The wool house presents 2

Welcome back y’all. (Or is that “y’alls” I can never figure that out. I was in a “Waffle House” in Tennessee once and the lady who poured my coffee said “Y’all want cream in that?” which confused me, since I was alone. Clearly, “Y’all” must be the singular, which perplexingly must mean that “y’alls” is the plural…right? Maybe this is something else Laurie can tell us, since she’s an English professor.) Laurie is back today with the one I’ve been waiting for, since I suffer a pathologic inability to Diz.

I’d also like to draw your attention to the sweater Laurie is wearing in the photos since it’s made of the yarn that this tutorial teaches you how to make.

Combing and Dizzing

My husband went to some trouble to record this whole process so I offer here some pictures of my combing and the process of removing the fiber from the combs with a diz. So this entry is short on text, but picture-rich.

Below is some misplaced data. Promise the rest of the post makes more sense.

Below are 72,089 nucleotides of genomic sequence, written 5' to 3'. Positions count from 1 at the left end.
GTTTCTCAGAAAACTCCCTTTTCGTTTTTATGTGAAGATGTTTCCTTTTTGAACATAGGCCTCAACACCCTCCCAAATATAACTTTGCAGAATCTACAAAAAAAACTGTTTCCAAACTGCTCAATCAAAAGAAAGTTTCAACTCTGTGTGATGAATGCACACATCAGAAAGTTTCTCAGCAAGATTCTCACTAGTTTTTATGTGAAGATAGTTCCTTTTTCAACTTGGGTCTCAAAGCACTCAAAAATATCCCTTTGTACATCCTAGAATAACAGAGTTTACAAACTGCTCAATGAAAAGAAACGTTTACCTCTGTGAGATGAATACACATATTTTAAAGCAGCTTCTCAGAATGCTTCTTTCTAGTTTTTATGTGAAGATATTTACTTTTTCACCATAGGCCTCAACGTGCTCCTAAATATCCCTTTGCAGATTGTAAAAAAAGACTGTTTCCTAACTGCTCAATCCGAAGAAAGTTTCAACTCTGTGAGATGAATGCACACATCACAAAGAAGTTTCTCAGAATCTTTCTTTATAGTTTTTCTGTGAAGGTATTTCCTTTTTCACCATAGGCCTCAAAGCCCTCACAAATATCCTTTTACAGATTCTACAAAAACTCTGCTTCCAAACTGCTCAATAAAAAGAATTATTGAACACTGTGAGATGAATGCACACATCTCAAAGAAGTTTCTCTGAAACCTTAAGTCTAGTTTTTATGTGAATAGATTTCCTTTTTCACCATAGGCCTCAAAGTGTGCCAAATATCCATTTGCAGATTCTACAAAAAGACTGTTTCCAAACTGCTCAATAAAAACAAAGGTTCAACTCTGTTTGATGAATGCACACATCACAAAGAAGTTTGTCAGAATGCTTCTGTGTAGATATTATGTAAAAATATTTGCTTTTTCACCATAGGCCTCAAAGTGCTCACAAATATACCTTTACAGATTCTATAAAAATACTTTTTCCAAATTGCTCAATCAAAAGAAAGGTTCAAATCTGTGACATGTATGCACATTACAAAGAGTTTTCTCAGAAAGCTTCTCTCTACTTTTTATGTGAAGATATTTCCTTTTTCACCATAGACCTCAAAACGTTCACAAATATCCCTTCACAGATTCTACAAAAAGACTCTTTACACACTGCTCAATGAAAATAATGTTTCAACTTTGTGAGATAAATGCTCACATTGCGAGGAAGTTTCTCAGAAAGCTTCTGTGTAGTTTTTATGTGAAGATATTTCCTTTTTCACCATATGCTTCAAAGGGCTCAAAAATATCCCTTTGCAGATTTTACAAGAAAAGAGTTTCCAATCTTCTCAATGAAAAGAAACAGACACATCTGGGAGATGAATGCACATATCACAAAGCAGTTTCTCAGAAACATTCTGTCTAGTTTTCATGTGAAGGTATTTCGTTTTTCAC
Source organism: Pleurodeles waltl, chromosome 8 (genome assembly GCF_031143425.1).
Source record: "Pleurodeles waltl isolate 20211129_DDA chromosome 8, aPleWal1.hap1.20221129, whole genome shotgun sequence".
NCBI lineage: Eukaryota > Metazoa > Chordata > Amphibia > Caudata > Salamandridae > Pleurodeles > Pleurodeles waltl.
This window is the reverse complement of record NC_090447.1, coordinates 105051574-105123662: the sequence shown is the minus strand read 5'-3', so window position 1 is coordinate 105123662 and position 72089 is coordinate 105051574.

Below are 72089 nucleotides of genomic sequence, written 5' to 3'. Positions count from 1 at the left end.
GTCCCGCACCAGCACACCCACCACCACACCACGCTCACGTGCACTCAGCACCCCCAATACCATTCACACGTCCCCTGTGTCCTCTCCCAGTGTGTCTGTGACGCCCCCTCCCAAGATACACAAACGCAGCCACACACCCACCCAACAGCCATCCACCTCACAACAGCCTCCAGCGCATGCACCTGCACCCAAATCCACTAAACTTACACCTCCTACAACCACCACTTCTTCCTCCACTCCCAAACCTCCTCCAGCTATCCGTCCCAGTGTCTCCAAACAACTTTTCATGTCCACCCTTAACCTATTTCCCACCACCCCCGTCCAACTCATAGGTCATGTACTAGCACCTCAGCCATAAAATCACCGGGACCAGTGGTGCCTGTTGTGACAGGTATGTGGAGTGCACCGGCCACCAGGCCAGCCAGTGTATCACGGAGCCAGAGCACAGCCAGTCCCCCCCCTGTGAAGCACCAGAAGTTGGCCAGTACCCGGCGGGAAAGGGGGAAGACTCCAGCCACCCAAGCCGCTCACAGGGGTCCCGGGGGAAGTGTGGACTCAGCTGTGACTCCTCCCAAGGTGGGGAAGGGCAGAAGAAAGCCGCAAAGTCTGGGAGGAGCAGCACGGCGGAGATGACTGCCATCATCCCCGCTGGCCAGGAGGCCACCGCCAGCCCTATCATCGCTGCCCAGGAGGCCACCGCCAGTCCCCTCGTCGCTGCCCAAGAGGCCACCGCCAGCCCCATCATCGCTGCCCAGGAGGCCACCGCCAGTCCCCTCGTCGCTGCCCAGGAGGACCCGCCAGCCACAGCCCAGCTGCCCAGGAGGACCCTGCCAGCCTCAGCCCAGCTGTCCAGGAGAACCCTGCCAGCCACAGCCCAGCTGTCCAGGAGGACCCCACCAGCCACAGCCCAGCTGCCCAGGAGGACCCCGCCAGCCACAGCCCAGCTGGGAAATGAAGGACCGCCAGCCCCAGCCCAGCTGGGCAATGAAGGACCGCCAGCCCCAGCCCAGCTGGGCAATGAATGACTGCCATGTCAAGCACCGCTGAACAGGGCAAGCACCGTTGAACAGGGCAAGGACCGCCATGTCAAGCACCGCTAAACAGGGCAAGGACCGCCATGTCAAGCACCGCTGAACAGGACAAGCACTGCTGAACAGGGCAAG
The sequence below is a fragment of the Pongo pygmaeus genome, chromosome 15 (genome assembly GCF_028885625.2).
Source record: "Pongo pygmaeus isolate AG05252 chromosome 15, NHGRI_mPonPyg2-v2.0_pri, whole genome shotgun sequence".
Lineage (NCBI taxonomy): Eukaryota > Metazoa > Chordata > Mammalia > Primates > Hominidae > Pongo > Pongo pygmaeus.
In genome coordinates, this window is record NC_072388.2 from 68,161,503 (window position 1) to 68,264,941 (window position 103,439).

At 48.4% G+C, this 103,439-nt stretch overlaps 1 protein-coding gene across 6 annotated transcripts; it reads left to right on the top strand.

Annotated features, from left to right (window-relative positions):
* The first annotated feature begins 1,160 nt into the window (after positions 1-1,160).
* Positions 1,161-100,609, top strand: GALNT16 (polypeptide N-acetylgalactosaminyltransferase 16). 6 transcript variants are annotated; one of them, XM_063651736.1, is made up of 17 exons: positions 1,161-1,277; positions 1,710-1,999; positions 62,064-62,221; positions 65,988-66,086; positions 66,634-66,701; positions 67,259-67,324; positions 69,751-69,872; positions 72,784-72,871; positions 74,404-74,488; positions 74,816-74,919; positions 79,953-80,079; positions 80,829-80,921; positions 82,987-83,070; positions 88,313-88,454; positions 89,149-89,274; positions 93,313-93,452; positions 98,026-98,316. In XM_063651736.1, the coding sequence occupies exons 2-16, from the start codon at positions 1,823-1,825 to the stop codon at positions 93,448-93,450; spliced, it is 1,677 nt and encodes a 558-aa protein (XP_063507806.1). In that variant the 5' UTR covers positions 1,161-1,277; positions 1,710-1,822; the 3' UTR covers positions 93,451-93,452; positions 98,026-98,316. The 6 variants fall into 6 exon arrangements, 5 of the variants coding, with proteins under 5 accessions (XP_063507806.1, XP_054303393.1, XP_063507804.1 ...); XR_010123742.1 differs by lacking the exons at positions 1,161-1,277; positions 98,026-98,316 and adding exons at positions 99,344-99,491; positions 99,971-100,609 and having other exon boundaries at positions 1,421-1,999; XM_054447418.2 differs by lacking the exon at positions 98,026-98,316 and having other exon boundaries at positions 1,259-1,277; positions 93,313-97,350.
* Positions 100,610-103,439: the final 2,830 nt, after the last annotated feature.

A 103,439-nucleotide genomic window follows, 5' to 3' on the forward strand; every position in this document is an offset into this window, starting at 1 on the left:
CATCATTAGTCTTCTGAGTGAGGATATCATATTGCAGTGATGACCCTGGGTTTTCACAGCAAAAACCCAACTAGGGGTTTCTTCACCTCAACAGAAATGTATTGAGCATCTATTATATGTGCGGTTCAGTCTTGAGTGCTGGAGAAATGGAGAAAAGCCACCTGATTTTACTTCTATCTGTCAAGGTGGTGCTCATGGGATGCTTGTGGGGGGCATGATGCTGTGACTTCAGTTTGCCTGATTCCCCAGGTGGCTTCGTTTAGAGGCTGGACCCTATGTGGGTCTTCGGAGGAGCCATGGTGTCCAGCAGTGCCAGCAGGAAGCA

Lash fiber onto comb. Turn comb sideways and lock in place (I use a Canadian comb set from Ray’s Woolcombs that locks into place nicely but so do a lot of others).


Start combing by swinging your moving comb into the tips of the lashed on fiber. I find that about a third of the way in works well.


Pull comb back (This is the “action shot” of which my husband is most proud!) Once you have combed the fibers off from the stationary comb, you comb them back ON from side to side (right to left):


Note that I lash the fibers back on the stationary comb and then sometimes reach around to hold them stable behind that comb. This strategy lets the OTHER comb do the straightening of fibers.

Now onto dizzing. First stroke the fiber into a nice cone and twist the end a bit:


Now you will pull that little tail through a diz; I use a small hook for the purpose, but a small crochet hook would work just as well:


You then pull the fiber back about a staple length, and then reach forward next to the diz and repeat:



Basically you are repeating these gestures until you finish the fiber on the comb: